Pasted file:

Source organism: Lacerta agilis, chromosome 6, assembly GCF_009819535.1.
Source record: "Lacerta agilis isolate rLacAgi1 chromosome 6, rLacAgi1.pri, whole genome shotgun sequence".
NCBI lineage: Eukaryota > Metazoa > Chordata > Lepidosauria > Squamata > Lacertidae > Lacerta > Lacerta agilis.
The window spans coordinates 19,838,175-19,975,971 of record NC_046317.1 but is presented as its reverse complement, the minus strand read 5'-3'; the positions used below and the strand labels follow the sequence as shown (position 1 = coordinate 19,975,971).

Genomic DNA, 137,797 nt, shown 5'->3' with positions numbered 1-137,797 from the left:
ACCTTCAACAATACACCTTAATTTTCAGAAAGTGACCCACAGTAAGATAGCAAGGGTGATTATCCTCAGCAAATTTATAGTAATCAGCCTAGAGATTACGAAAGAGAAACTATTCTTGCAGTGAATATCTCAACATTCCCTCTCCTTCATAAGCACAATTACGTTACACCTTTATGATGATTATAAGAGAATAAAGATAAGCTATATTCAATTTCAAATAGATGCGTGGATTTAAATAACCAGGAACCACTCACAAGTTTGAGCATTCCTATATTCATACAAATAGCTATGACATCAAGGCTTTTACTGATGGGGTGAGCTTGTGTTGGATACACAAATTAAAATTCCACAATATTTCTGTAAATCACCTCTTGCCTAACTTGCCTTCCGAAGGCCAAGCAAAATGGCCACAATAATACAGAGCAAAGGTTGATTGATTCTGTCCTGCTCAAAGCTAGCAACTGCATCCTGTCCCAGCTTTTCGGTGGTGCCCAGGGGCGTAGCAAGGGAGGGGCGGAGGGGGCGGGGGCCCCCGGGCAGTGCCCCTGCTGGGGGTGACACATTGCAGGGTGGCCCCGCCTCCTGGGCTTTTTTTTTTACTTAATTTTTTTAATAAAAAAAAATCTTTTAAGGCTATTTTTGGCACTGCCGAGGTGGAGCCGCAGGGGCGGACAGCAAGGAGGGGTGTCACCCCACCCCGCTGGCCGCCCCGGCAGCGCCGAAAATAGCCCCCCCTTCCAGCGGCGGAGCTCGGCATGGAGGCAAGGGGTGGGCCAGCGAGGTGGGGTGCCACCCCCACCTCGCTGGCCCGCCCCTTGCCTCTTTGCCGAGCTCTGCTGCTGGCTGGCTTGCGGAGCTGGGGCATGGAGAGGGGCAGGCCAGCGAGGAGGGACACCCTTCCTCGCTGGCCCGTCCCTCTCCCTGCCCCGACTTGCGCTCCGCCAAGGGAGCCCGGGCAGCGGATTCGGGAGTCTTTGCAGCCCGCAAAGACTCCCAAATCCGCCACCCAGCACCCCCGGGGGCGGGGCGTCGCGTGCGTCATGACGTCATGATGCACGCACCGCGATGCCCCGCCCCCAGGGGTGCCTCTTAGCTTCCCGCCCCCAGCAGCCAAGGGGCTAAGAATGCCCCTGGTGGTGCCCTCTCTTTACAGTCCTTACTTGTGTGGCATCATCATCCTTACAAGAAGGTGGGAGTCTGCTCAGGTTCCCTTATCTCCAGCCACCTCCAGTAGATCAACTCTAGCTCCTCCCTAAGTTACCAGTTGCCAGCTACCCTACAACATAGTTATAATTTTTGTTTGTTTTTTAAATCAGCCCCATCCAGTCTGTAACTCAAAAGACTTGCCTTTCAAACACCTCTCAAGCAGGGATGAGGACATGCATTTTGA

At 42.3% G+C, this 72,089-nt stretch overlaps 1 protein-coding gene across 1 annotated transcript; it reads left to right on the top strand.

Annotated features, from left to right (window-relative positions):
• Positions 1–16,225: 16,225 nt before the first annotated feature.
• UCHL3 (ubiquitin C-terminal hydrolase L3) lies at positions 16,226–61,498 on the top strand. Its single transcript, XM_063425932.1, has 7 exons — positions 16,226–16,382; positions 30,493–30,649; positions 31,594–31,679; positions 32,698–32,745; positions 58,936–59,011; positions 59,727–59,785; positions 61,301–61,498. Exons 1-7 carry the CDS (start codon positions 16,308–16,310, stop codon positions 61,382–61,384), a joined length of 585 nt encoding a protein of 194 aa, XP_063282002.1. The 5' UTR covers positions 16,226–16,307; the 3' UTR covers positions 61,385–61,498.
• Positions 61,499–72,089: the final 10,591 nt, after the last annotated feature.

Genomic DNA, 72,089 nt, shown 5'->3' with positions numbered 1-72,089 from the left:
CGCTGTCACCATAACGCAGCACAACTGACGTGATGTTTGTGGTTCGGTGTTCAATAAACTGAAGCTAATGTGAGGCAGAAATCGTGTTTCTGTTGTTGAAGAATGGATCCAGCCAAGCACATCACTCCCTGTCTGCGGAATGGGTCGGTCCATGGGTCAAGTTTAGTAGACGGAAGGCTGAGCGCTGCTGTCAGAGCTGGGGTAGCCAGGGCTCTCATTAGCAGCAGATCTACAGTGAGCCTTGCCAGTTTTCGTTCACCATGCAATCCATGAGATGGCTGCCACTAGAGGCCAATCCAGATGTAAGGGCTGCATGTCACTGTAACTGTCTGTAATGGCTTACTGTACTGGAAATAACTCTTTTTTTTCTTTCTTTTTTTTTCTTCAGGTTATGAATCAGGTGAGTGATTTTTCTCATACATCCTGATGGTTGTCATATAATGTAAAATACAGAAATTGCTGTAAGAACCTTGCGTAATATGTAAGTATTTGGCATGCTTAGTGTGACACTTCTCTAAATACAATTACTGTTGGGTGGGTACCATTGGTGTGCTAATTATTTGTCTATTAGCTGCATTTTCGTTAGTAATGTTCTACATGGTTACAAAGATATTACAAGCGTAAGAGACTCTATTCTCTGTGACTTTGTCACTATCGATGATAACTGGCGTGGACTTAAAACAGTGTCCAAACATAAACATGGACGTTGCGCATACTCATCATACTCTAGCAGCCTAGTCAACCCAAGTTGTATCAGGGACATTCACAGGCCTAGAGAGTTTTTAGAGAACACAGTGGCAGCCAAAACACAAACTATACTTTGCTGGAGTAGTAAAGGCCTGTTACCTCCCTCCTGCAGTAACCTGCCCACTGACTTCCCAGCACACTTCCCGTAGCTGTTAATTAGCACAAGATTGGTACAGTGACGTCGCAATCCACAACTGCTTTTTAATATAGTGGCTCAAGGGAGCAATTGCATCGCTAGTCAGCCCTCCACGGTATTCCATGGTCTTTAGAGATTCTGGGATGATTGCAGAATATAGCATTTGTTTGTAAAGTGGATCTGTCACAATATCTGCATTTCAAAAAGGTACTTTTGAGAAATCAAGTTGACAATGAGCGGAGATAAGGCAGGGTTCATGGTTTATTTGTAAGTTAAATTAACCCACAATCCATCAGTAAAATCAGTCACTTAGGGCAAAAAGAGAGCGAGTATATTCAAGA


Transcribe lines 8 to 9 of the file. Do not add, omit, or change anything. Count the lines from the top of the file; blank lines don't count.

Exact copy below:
Annotated features, from left to right (window-relative positions):
• Positions 1–16,225: 16,225 nt before the first annotated feature.